Infinity scarves? No. They won’t keep doctors away. Apples are the ultimate everyday accessory (fruit). Katherine explains where the star in the apple comes from. Could it be due to a random doubling of chromosomes? We also give readers the chance to test their apple knowledge with a video quiz.
Although apples are not particularly American – nor is apple pie – they color our landscape from New York City to Washington State, all thanks to Johnny Appleseed. Or so goes the legend. Everyone already knows a lot about apples, and for those wanting more, there are many engaging and beautifully written stories of their cultural history, diversity, and uses. See the reference list below for some good ones. There is no way I could cover the same ground, so instead I’ll keep this post short and sweet (or crisp and tart) by focusing on apple fruit structure and some interesting new studies that shed light on it.
Of course if you do want to learn more about apple history but have only 5 minutes, or if you want to test your current knowledge, take our video quiz! It’s at the bottom of this page. Continue reading
Nostalgia emanates from a basket of pears, inspiring Katherine to explain what makes up these glorious, gritty, and gorgeous late-summer fruits.
Last week a dear friend conjured an entire autumn for me when she handed me one of her pears. She had picked it a few days prior from one of the small espaliered trees that guard the outside of her bedroom wall and overlook her garden. It was pale buttery gold with a pink blush, soft and honey-flavored. A month past the solstice, we were still able to enjoy the low sun well into early evening as we sat on her deck and gazed over the garden, savoring the fruit.
Bartlett pears, like my friend’s, ripen in the summer and yet they herald the fall. They appear, and we start the inevitable tumble towards apples, wool socks, and the bittersweet baseball postseason. Other popular varieties, such as Bosc and d’Anjou, tend to arrive later, when we have already come to terms with shorter cooler days.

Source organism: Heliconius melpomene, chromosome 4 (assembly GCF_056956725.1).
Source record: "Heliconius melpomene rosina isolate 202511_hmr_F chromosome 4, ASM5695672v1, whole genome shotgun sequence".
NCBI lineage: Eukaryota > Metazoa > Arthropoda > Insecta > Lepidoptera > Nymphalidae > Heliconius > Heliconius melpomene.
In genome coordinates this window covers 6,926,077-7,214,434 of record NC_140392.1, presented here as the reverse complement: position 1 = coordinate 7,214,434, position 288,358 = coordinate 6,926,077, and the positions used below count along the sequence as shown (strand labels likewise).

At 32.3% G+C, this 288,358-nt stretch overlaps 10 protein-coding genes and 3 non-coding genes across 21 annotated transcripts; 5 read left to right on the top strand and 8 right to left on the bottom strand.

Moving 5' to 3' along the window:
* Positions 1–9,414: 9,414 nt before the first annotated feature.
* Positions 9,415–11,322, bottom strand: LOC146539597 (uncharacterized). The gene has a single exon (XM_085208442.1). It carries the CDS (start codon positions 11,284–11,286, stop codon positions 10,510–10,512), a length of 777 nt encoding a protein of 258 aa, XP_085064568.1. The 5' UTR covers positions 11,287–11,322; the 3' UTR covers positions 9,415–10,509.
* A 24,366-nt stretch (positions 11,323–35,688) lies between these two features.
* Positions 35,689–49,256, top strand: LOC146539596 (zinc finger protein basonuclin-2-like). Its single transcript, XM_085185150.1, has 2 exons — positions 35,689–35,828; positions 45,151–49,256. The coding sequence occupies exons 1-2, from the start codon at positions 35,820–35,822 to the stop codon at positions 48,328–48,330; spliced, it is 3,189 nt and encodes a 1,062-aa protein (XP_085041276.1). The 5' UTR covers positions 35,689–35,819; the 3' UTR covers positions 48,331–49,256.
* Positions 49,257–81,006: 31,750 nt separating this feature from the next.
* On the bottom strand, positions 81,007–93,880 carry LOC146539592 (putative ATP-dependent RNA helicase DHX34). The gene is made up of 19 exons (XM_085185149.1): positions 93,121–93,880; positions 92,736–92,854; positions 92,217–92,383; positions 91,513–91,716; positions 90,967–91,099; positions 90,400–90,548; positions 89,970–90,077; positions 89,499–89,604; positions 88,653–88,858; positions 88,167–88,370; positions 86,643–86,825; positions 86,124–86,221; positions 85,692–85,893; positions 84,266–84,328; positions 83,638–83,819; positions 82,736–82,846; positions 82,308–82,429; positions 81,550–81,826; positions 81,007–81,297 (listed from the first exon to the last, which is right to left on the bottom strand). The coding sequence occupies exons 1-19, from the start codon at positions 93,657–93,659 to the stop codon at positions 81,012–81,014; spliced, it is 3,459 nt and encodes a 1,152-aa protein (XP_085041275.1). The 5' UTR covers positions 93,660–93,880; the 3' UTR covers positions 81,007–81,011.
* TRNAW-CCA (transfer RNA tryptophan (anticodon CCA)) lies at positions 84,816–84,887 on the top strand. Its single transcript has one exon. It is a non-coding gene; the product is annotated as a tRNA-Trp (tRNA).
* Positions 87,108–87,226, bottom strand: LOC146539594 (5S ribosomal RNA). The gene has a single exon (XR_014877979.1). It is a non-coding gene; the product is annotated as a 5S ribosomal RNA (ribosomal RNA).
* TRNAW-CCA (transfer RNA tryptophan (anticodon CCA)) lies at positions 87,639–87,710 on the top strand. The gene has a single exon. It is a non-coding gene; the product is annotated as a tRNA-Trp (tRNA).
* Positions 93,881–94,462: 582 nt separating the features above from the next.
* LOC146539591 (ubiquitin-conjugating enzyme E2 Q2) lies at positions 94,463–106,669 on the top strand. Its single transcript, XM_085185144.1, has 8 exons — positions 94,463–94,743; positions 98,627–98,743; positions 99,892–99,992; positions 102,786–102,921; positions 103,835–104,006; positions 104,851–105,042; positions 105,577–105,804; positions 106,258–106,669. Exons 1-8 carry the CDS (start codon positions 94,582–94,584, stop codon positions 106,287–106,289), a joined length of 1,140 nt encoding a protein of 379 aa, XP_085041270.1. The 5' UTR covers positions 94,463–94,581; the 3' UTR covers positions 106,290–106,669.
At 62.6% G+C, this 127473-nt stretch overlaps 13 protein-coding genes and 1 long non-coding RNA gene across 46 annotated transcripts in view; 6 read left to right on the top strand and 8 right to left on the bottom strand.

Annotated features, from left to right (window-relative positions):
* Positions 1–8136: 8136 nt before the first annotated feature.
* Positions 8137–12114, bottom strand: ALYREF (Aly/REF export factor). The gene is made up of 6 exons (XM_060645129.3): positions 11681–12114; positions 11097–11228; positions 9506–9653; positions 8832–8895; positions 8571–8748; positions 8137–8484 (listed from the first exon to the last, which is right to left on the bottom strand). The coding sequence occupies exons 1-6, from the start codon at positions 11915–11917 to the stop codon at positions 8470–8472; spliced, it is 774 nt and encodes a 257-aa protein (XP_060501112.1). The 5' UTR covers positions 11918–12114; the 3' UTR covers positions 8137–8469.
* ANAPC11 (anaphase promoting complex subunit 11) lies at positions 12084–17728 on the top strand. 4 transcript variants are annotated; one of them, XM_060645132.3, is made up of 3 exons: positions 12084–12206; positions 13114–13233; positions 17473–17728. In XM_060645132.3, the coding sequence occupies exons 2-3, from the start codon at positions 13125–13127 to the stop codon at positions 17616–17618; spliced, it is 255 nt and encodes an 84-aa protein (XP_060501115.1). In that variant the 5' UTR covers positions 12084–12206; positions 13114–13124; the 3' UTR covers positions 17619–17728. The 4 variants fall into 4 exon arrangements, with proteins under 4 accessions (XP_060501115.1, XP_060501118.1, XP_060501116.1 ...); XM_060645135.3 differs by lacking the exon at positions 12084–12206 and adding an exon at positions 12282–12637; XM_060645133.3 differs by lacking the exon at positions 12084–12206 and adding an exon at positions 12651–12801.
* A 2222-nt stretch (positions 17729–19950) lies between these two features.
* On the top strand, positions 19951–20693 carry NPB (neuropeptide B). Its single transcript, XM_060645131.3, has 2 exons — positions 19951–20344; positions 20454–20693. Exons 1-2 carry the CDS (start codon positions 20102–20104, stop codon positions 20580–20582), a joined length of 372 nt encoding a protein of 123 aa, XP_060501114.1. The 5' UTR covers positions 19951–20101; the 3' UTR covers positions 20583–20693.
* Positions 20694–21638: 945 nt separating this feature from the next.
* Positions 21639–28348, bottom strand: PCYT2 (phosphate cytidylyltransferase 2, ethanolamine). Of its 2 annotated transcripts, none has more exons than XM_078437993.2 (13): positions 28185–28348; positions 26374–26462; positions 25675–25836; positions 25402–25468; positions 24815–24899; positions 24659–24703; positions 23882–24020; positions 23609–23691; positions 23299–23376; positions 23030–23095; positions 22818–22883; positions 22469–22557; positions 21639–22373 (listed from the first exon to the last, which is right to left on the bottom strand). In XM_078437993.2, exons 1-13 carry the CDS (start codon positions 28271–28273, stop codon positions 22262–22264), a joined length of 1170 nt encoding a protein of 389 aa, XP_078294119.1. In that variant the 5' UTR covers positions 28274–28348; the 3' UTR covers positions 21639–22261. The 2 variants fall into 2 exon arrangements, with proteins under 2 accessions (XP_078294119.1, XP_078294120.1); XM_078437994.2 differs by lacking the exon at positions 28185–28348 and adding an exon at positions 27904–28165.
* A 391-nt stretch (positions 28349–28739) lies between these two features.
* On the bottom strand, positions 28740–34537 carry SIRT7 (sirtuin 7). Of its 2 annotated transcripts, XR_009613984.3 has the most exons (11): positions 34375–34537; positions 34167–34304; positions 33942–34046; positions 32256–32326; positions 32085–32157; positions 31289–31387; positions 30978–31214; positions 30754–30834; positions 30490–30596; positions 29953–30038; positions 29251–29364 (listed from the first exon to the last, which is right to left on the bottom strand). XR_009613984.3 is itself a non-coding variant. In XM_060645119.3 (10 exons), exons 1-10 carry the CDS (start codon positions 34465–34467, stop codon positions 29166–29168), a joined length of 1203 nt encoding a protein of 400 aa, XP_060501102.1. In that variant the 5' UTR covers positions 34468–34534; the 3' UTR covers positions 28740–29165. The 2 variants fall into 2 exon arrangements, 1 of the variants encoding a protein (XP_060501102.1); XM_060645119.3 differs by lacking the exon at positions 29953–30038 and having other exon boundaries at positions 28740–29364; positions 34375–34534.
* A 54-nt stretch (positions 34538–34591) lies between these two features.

I love apples, but they are not as emotion-laden for me. Whereas apples seem timeless, even summer pears carry an old fashioned patina. They evoke a time when canning was a skill necessitated by the Depression, but which still made a lot of good sense. My grandmother must have spent a thousand hours canning the soft sweet pears from her trees.
Pears also know how to age right. Apples are harvested ripe from the tree, but pears should be taken when they have reached their full size and before they are ripe. My friend always picks her pears before the squirrels can mark them with bite-sized divots, a practice that also happens to keep them from becoming mealy on the tree. She sent me home that day with a bag of firm green Bartletts and instructions to hold them in a bag in my kitchen for a couple of days. Summer varieties don’t require chilling, but d’Anjou and Comice pears benefit from a month of nearly freezing temperatures, followed by ripening at room temperature (Stebbins et al). The proper aging of pears is all about managing the activity of enzymes that alter various compounds and break down cell walls. Such treatment would ruin high-maintenance peaches, which are horrified by the thought of getting old and don’t take well to chilling. Continue reading
If you have ever doubted the practical side of plant anatomy, keep reading, as Katherine explains what you can learn about flowers by cutting up a strawberry. As it turns out, this enigmatic little gem is packed with coincidences and apocrypha along with its citric acid and anthocyanins. Could it turn out to be true that a strawberry is a berry after all?